It was the culmination of a 28-year obsession that began on his 11th birthday--eight months after his own mother’s unsolved murder--when his father gave Ellroy a copy of Jack Webb’s “The Badge,” a nonfiction spinoff of “Dragnet.”
He read the section on the Black Dahlia killing 100 times. But his obsession turned to nightmares so vivid that he used to be afraid to go to sleep.
“The nightmares were sophisticated and visual,” Ellroy said. “I would see these odd winch devices and gears and pulleys lowering Elizabeth Short into a bathtub; viscera floating in bathwater, bloody suds, her face with that lacquered hairdo being cut ear to ear, blood gurgling. That was horrible.”
As he grew older, Ellroy imposed a story structure on the nightmares as a way of controlling them and began fantasizing about rescuing the Black Dahlia.
“I hated my mother at the time she died,” Ellroy said. So the Black Dahlia’s killing became a substitute for his mother’s. “I seized on it,” he said. “In looking back I was trying to get at the horror and grief I couldn’t express over my mother’s death.”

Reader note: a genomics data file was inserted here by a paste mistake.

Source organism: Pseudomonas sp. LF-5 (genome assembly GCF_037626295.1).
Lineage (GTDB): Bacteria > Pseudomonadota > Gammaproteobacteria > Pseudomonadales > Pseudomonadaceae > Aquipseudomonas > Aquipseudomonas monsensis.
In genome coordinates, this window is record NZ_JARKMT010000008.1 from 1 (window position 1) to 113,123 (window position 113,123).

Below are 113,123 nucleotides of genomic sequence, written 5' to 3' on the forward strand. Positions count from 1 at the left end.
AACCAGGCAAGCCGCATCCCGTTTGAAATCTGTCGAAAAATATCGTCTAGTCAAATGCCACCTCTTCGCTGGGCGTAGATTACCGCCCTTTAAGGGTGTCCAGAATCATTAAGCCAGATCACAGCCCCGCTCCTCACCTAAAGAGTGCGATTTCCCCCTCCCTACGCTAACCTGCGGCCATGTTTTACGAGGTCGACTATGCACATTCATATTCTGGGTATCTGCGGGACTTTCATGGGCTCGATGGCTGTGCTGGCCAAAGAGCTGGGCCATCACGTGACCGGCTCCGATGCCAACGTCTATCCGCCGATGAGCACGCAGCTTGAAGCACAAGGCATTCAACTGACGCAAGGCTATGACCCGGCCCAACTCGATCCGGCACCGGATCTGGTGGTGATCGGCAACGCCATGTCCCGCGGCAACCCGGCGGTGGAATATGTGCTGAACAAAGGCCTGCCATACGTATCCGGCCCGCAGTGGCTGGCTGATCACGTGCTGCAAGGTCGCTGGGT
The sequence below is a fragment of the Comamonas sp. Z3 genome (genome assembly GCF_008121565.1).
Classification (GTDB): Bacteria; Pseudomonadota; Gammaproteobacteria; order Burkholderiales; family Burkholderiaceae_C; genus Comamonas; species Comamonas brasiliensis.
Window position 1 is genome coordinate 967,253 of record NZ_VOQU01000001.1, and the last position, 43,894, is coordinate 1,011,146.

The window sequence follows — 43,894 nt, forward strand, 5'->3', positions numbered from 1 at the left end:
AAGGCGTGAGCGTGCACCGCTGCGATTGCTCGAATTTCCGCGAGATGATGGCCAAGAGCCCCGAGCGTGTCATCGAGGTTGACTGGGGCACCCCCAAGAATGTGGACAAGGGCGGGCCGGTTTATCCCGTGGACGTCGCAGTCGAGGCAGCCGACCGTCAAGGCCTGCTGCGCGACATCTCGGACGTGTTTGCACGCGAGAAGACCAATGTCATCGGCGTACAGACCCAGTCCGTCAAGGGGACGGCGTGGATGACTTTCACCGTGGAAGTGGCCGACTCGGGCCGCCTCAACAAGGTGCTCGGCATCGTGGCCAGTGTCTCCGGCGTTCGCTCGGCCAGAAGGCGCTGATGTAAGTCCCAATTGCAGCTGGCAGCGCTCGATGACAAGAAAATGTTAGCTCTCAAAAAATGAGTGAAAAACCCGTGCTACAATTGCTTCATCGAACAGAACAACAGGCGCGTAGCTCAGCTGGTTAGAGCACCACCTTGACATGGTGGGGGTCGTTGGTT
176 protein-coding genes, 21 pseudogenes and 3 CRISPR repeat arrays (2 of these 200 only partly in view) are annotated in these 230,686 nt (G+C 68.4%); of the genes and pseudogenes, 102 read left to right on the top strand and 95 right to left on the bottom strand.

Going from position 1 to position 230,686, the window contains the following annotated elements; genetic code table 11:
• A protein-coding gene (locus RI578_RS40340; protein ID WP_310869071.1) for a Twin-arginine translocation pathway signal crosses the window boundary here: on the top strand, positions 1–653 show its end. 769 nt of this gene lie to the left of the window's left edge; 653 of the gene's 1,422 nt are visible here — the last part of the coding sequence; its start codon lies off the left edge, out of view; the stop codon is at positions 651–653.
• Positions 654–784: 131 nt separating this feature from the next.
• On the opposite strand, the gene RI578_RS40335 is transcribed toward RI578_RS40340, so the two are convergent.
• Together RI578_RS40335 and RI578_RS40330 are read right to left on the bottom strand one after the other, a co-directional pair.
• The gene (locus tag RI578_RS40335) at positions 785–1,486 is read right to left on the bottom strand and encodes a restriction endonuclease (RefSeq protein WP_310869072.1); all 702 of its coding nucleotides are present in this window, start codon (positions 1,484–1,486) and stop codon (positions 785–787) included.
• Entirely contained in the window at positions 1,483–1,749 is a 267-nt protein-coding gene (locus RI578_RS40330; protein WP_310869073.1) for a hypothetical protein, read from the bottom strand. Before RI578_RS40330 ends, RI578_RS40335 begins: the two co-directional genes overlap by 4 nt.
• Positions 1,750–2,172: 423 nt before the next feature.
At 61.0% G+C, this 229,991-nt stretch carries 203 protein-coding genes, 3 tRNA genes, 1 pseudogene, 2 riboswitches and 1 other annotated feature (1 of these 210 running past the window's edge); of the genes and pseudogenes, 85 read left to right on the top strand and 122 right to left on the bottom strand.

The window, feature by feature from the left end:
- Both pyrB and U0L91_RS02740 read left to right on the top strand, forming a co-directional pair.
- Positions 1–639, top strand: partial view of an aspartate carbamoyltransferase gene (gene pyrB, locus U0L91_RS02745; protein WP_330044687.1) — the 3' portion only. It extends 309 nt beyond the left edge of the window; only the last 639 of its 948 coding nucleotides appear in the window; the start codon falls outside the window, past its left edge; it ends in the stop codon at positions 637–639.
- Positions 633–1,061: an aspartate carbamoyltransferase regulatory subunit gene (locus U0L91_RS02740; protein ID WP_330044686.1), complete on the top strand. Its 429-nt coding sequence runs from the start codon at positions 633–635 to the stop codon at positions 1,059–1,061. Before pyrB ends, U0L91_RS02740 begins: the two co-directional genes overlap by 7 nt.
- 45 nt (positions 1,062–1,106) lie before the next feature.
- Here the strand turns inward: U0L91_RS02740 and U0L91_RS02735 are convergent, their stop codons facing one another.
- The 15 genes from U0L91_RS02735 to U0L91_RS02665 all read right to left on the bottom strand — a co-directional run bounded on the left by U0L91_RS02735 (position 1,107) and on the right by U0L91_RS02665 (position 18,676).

In most accounts, Short’s mother disappears after testifying at the inquest, her sympathetic characterization of her daughter overwhelmed by press portrayals of the seductive Black Dahlia.
After her daughters were grown and married, she moved to Oakland to be near Betty’s grave at Mountain View Cemetery, former neighbors said. (Betty was buried there because she loved California, her mother said in 1947.) Betty’s youngest sister, Muriel, now 68, said Mrs. Short moved back East in the 1970s and died a few years ago in her early 90s.
Muriel, who requested that her last name and residence not be disclosed, said she has avoided reading any of the books about the crime. Pain was etched in her calm voice.
“The family has put so much time into trying to get away from it . . . trying to put it behind us,” she said, “and every time someone brings it up, it starts all over again. . . . It’s just too much to bring up all the old hurts again.”
Who killed Betty Short? Today the crime would be “very solvable,” says John Douglas, former head of the FBI’s serial crimes division, who is one of the nation’s leading experts on profiling violent criminals and the author of “Mindhunter.”